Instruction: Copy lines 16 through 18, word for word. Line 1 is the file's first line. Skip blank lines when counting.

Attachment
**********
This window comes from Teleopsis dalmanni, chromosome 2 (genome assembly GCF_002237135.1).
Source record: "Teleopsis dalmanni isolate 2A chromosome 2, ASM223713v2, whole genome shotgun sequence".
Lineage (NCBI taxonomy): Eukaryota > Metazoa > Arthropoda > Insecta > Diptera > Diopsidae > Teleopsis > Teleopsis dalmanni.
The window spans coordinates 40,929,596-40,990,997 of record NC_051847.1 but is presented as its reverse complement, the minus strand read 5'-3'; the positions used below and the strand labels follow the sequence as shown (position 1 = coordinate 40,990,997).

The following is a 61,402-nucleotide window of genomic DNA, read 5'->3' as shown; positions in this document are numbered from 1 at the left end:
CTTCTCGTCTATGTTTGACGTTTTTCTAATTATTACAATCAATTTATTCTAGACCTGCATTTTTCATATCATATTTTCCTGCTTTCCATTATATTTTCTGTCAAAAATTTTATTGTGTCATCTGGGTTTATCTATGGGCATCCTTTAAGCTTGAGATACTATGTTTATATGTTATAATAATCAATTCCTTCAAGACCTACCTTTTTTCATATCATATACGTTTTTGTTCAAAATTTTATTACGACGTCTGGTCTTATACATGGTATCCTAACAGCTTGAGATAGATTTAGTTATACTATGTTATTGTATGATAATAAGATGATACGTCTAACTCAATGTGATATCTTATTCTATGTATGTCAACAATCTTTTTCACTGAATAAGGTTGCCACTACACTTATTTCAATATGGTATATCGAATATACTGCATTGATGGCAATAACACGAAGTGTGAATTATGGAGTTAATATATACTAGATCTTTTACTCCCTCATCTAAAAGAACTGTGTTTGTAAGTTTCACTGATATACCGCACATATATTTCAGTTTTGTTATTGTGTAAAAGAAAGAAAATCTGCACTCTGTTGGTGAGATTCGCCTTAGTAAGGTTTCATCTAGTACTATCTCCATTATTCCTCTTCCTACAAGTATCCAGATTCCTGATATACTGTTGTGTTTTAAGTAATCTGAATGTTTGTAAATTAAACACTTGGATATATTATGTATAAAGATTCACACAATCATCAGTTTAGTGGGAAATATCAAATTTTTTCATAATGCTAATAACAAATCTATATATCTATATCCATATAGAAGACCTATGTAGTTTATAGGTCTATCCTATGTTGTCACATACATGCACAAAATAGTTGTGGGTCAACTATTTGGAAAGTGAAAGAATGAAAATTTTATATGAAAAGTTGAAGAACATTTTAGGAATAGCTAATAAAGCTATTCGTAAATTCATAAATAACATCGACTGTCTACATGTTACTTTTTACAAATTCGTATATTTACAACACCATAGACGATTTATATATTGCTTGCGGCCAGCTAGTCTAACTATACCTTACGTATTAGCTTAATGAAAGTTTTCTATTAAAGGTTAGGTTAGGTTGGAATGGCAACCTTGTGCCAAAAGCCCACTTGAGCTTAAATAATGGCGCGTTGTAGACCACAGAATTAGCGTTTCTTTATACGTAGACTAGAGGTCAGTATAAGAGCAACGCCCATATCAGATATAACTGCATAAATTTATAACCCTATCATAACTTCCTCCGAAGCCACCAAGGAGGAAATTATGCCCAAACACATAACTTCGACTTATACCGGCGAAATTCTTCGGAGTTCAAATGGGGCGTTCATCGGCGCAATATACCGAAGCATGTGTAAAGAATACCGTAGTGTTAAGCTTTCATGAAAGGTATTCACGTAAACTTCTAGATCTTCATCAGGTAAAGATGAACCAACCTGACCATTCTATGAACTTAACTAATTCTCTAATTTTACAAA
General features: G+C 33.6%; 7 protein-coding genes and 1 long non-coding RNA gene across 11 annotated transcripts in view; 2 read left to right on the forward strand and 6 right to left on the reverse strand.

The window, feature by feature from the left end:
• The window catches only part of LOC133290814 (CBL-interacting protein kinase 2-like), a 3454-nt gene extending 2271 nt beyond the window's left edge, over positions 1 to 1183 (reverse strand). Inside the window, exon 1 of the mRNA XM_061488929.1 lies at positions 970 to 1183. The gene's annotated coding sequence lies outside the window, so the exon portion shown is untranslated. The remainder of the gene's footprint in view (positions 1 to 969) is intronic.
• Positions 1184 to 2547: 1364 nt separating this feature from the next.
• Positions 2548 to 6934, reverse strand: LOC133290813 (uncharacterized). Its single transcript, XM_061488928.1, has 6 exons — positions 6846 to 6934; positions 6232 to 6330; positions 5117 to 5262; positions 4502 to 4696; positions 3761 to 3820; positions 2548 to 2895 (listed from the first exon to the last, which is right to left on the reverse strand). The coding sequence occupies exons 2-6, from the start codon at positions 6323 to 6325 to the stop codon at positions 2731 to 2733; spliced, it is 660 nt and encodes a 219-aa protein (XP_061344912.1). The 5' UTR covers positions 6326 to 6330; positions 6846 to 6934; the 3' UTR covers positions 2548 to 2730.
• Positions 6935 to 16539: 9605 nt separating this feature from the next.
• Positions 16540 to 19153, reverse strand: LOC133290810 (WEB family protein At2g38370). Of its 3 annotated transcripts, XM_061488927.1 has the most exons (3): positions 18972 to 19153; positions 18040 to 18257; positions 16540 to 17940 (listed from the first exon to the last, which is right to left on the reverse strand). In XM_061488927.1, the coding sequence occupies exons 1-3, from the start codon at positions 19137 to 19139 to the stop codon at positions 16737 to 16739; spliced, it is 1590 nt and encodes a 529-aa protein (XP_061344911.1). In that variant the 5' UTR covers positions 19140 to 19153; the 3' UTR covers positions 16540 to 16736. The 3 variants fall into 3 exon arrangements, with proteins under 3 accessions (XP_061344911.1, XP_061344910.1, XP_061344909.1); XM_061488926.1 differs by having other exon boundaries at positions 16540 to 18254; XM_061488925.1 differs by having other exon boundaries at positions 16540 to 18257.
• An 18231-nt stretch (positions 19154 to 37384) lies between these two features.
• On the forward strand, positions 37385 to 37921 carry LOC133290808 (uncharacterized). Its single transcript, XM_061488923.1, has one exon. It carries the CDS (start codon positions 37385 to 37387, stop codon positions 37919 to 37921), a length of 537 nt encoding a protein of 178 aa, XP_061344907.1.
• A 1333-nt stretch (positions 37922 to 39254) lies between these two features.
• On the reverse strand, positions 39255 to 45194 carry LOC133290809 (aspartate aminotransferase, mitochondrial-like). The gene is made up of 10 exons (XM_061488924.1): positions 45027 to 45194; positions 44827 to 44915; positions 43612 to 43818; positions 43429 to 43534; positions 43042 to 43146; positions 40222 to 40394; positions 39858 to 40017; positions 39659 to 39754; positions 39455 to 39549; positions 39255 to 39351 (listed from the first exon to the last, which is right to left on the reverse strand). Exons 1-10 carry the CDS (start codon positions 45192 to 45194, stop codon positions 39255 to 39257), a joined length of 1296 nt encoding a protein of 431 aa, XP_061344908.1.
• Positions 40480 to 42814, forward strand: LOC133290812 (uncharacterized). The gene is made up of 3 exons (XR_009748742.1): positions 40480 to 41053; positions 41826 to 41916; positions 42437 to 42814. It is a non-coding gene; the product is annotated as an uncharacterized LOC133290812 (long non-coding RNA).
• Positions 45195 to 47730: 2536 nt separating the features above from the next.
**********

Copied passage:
• A 1333-nt stretch (positions 37922 to 39254) lies between these two features.
• On the reverse strand, positions 39255 to 45194 carry LOC133290809 (aspartate aminotransferase, mitochondrial-like). The gene is made up of 10 exons (XM_061488924.1): positions 45027 to 45194; positions 44827 to 44915; positions 43612 to 43818; positions 43429 to 43534; positions 43042 to 43146; positions 40222 to 40394; positions 39858 to 40017; positions 39659 to 39754; positions 39455 to 39549; positions 39255 to 39351 (listed from the first exon to the last, which is right to left on the reverse strand). Exons 1-10 carry the CDS (start codon positions 45192 to 45194, stop codon positions 39255 to 39257), a joined length of 1296 nt encoding a protein of 431 aa, XP_061344908.1.
• Positions 40480 to 42814, forward strand: LOC133290812 (uncharacterized). The gene is made up of 3 exons (XR_009748742.1): positions 40480 to 41053; positions 41826 to 41916; positions 42437 to 42814. It is a non-coding gene; the product is annotated as an uncharacterized LOC133290812 (long non-coding RNA).